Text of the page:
Thursday, April 22, 2010

Oakland sues company, saying it scams immigrant families

By Kelly Rayburn and Matt O'Brien | Oakland Tribune
01/28/2010

OAKLAND -- The city sued an Oakland company Thursday in Superior Court, alleging the firm ripped off immigrant families by fraudulently representing itself as a service to help people seeking legal residency in the United States.

Oakland-based American Legal Services cost families "many thousands of dollars" and, in some cases, "prejudiced their clients' opportunities for immigration status," the city said. The company is headed by Musa Bala Bald and Irene Penaloza Bald , the lawsuit said. The Bald s live in Alameda.

City Attorney John Russo called the company a "menace to some of the most vulnerable" people in the city.

"American Legal Services is an outlaw company here in Oakland that has based its business on swindling the families of immigrants who are seeking legal residency in America," he said.

The lawsuit asks for restitution for the victims, punitive damages, an injunction and civil penalties of up to $8.2 million. Attempts to reach the Bald s at home and their business were not successful.

Oakland's lawsuit is part of a growing effort among cities and legal groups across the country to halt the widespread practice known as "notario fraud," in which consultants purporting to have legal expertise prey on unsuspecting immigrants and sometimes end up ruining their chances of remaining in the United States when applications for changes in immigration status are rejected.

"They're placing people in jeopardy of deportation," said Allison Davenport, an attorney with the Oakland-based Centro Legal de la Raza, which worked with Russo's office on the case. "People go in for a consultation to talk about their case, and then they're being told, 'Sure, it's no problem.' "

One of the alleged victims in the Oakland case said he went to American Legal Services in hopes of obtaining green cards for himself and his wife. He spoke on the condition of anonymity because of his immigration status.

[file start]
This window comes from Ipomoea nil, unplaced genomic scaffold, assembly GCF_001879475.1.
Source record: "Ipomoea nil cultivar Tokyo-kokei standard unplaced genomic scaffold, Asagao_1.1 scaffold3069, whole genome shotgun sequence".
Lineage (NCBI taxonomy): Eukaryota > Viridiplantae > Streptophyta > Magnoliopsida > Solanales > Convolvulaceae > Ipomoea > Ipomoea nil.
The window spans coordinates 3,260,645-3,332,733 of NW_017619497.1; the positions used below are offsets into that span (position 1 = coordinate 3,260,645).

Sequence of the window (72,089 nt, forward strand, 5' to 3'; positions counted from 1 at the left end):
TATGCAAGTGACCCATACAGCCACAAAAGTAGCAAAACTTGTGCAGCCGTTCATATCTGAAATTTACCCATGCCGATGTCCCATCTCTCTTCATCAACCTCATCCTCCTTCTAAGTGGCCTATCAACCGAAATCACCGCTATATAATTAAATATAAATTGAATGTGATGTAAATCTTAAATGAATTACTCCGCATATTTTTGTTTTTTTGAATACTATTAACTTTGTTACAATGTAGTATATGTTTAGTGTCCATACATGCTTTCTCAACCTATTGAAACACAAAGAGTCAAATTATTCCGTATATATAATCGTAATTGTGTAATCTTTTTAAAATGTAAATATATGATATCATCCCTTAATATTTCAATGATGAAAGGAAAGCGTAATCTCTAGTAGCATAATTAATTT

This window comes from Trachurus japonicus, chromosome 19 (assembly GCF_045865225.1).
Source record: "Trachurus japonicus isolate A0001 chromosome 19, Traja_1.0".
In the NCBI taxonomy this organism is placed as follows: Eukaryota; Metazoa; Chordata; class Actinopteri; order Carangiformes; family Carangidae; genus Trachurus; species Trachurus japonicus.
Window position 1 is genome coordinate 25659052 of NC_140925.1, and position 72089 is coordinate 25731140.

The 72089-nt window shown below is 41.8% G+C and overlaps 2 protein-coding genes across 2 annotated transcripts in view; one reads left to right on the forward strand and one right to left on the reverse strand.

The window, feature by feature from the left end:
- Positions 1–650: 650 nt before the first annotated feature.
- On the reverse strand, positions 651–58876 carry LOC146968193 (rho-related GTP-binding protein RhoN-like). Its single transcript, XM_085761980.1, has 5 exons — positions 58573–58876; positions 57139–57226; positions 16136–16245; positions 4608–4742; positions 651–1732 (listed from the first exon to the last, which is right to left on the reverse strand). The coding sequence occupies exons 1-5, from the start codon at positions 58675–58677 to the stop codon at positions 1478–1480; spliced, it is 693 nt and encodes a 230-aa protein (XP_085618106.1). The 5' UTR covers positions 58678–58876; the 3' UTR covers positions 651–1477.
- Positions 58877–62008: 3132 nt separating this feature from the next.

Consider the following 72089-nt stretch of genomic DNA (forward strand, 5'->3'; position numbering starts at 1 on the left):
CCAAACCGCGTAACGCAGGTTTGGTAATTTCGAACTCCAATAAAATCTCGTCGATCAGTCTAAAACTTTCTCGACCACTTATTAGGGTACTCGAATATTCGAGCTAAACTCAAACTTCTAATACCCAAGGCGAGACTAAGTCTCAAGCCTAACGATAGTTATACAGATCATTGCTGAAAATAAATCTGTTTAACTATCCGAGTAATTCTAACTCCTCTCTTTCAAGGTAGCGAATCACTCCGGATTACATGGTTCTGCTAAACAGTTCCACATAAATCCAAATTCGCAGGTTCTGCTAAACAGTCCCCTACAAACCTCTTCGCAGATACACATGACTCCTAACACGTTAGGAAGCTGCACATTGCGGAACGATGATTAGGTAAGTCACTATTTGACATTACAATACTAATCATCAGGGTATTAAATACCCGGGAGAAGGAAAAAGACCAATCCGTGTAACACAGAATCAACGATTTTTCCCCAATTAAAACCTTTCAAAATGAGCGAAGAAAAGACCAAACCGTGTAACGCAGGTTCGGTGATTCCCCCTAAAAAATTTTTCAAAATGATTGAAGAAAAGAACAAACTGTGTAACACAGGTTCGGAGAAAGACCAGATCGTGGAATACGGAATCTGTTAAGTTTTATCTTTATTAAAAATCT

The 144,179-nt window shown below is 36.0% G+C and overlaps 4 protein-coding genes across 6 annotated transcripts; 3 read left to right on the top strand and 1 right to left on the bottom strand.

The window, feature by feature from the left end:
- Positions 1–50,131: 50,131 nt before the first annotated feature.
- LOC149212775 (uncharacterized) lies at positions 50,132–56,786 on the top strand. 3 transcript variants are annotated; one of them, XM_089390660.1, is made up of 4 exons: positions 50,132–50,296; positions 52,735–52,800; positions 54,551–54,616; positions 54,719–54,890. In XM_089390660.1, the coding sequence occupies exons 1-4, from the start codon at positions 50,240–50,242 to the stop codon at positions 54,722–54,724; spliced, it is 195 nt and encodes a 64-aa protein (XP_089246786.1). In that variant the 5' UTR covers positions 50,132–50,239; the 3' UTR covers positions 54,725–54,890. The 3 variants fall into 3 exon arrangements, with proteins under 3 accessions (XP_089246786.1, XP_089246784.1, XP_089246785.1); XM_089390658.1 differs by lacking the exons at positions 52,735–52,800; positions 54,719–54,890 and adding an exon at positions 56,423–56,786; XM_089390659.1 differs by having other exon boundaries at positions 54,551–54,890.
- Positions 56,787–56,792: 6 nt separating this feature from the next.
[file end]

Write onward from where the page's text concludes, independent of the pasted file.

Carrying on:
The man, a 56-year-old construction worker, has children who are citizens -- including one who had just turned 21 when he went to American Legal Services. Sometimes undocumented immigrants are able to earn residency when they have a citizen child age 21 or older.

The man said he paid the company about $7,000, believing the firm could help his family. When the company asked for another $10,000, he said he'd had enough.

"I said, 'No m s,' " he said. " 'That's it. I'm not giving you another penny.' "

He subsequently spent more money trying to straighten the matter out. Because he had applied unsuccessfully for a change in his immigration status, he is now on the government's radar and faces a deportation hearing this spring, he said.

The city based its lawsuit on his family's experience and the experiences of five other families, officials said. Russo said the families are mostly Latino and Arabic.

"Given the patterns we're seeing, we're concerned there could be hundreds of victims of this particular racket," he said, "and that this is a very widespread problem in Oakland."

California allows people to work as immigration consultants but prohibits those consultants from advertising themselves as attorneys when they are not and requires them to follow a number of rules designed to make it clear to consumers what they can and cannot do.

Daniel Torres, an attorney for the Immigrant Legal Resource Center, which also worked with Russo's office, said American Legal Services tricked families both with its name, which suggests it employs legal experts, and through an aggressive advertising campaign that touted its immigration services on fliers distributed throughout immigrant neighborhoods.

Attorneys say the popularity of such consultants in Spanish-speaking communities sometimes stems from confusion about the job title known as "notario publico," which in some Latin American countries signifies a person who can help with travel or immigration documents.

"They can, in some Latin American countries, properly give immigration advice," said Karen Grisez, who chairs the immigration commission at the American Bar Association.

In the United States, however, Grisez said fraudulent consultants "set themselves in neighborhoods heavily populated with Latinos and put themselves, for example, in a travel agency. It's culturally a place where people are used to going to, and the consumer has no idea there's anything wrong with the practice."

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